And for those already fighting, it feels like they are doing the heavy lifting while many in the country are able to live a comfortable life. And they are correct. For this, there needs to be higher wages, an ability to choose brigades where to serve or transfer, proper long-term rest for those at the front, and a clear understanding of when drafted soldiers will be able to go home. A demobilization law needs to be discussed.

Corruption in the military – recruitment offices and agencies that are tasked with procurement – needs to be severely punished for people to feel that the state is on their side.

Frankly, all these problems won't be solved, but they need to be addressed one way or another, because the situation becomes more and more critical daily. – Oleksiy Sorokin, deputy chief editor

Ukraine struggles to ramp up mobilization as Russia’s war enters 3rd year
As Russia’s full-scale war approaches its third year and looks ready to drag on for several more, one topic is dominating the discussion in Ukraine: mobilization. From regional capitals and small villages to the front lines of the east, from the media, the workplace, and the family, Ukraine’s

Are Ukrainians in the temporarily occupied territories being forced to fight on the enemy side? If so, are there strategies to make it easier for them to cross over to Ukraine's side?

Answer: Russia has reportedly conscripted tens of thousands of Ukrainian citizens in the occupied territories – a war crime according to the Geneva Conventions.

Russia started forced conscription in occupied parts of Donetsk and Luhansk oblasts a week before a full-scale invasion in 2022. Several waves resulted in high casualties among poorly trained and equipped Ukrainians that Russia reportedly uses as cannon fodder. Many of them are believed to have been killed in action, as the Russian forces use these men to expose Ukrainian artillery positions and to protect units recruited inside Russia.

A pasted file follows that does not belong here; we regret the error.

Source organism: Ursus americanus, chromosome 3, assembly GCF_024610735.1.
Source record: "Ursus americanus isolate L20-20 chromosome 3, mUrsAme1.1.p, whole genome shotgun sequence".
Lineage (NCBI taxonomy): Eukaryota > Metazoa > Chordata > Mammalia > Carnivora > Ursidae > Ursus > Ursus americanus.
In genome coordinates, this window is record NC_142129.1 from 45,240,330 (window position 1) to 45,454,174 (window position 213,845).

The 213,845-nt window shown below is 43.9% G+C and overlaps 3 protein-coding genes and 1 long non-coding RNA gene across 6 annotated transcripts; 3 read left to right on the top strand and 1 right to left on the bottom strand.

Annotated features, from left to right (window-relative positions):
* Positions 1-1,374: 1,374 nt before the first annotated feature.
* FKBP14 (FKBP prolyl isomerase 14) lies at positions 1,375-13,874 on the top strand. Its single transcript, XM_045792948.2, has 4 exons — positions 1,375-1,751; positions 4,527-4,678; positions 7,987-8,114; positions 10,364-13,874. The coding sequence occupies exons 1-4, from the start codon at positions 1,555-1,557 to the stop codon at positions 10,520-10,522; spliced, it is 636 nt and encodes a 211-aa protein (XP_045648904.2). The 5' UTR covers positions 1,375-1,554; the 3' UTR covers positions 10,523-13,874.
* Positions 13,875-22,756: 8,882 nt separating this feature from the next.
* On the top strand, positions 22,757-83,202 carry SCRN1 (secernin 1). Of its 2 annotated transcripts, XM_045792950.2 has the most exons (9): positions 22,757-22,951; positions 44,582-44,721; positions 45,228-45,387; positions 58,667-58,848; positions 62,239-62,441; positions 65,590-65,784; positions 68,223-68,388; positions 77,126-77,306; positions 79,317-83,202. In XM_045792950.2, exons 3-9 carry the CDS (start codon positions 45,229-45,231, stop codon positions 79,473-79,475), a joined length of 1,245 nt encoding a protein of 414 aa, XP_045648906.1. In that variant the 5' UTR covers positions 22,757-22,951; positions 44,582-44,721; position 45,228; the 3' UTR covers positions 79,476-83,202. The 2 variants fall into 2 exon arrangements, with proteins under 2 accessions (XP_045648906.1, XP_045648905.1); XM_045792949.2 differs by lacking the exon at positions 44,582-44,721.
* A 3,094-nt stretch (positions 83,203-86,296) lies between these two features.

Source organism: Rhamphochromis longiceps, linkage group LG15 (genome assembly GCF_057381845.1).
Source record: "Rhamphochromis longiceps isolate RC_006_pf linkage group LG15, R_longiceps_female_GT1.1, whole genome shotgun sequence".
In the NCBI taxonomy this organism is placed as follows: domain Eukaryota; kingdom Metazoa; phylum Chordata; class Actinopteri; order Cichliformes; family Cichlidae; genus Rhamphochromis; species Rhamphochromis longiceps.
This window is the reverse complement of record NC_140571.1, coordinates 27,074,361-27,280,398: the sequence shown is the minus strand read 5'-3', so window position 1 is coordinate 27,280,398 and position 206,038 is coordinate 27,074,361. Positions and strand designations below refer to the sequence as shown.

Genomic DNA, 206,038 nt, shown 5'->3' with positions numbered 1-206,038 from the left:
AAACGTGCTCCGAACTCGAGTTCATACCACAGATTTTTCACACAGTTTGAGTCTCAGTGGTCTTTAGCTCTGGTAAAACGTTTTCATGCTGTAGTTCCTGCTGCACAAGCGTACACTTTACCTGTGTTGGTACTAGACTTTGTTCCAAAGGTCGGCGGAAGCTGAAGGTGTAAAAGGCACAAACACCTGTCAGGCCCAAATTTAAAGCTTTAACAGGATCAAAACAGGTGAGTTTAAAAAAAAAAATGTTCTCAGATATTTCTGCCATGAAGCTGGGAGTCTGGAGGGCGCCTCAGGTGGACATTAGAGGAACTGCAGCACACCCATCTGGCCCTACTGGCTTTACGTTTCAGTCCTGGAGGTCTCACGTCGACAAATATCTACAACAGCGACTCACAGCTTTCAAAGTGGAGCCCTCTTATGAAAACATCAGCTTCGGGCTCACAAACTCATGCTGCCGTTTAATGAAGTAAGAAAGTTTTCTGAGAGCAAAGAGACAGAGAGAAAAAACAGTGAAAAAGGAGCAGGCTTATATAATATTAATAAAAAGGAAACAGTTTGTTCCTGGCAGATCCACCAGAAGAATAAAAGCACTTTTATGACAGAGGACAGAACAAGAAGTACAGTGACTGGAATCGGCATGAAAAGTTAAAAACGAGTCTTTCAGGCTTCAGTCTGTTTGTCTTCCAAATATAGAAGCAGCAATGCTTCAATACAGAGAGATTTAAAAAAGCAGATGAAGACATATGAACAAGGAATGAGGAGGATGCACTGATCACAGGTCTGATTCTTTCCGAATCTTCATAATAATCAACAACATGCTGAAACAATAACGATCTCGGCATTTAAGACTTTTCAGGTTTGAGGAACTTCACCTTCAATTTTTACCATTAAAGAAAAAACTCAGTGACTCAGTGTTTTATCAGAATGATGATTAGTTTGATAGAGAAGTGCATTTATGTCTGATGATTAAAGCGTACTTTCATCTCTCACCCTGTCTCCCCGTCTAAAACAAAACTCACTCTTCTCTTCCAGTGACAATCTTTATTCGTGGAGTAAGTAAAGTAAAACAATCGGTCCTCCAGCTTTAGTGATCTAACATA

As Russian battlefield casualties grow, Moscow seeks to expand its army to up to 1.5 million people. Pursuing the plan, Russia recently launched a conscription campaign in Ukraine's occupied south, targeting Ukrainians as young as 18-year-olds.

Read how a 20-year-old escaped the Russian army after front-line deployment or how some of the conscripted are captured on the battlefield and await fate in a POW camp.

Prisoners line up for lunch outside the Russian prisoner of war detention camp in Lviv Oblast, Ukraine on Aug. 3, 2023. (Paula Bronstein/Getty Images)

Under Ukrainian law, forcibly conscripted Ukrainians caught while fighting for Russia can face lengthy prison sentences and even high treason charges for betraying their country. There are those who fled the Russian forced conscription campaign. They also told the Kyiv Independent their stories.

Ukrainians living under occupation have no option to flee the territory except to cross into Russia through a Moscow-controlled border. For those who want to flee Russia, Ukraine keeps the sole border crossing point in Sumy Oblast open. Despite the area being under near-daily Russian attacks, some Ukrainians are using the Pokrovka-Kolotilovka crossing to return from Russia. The border crossing only allows people in; no one can cross into Russia.

Ukrainians conscripted into the Russian army can also surrender using Ukraine's hotline – "I want to live" – that offers support to those who don't want to fight. Since forcibly conscripted Ukrainians in Russian-occupied territories are wearing Russian military uniforms, identifying them on the battlefield is unrealistic. However, when deployed, they can contact the surrender hotline, share their location, and proceed to surrender with the guidelines from the Ukrainian side.

Often, Ukrainian drones guide those Ukrainians or Russian soldiers through the minefields toward the spot of surrender. – Alexander Khrebet, reporter

How is the unfreezing of Russian funds going?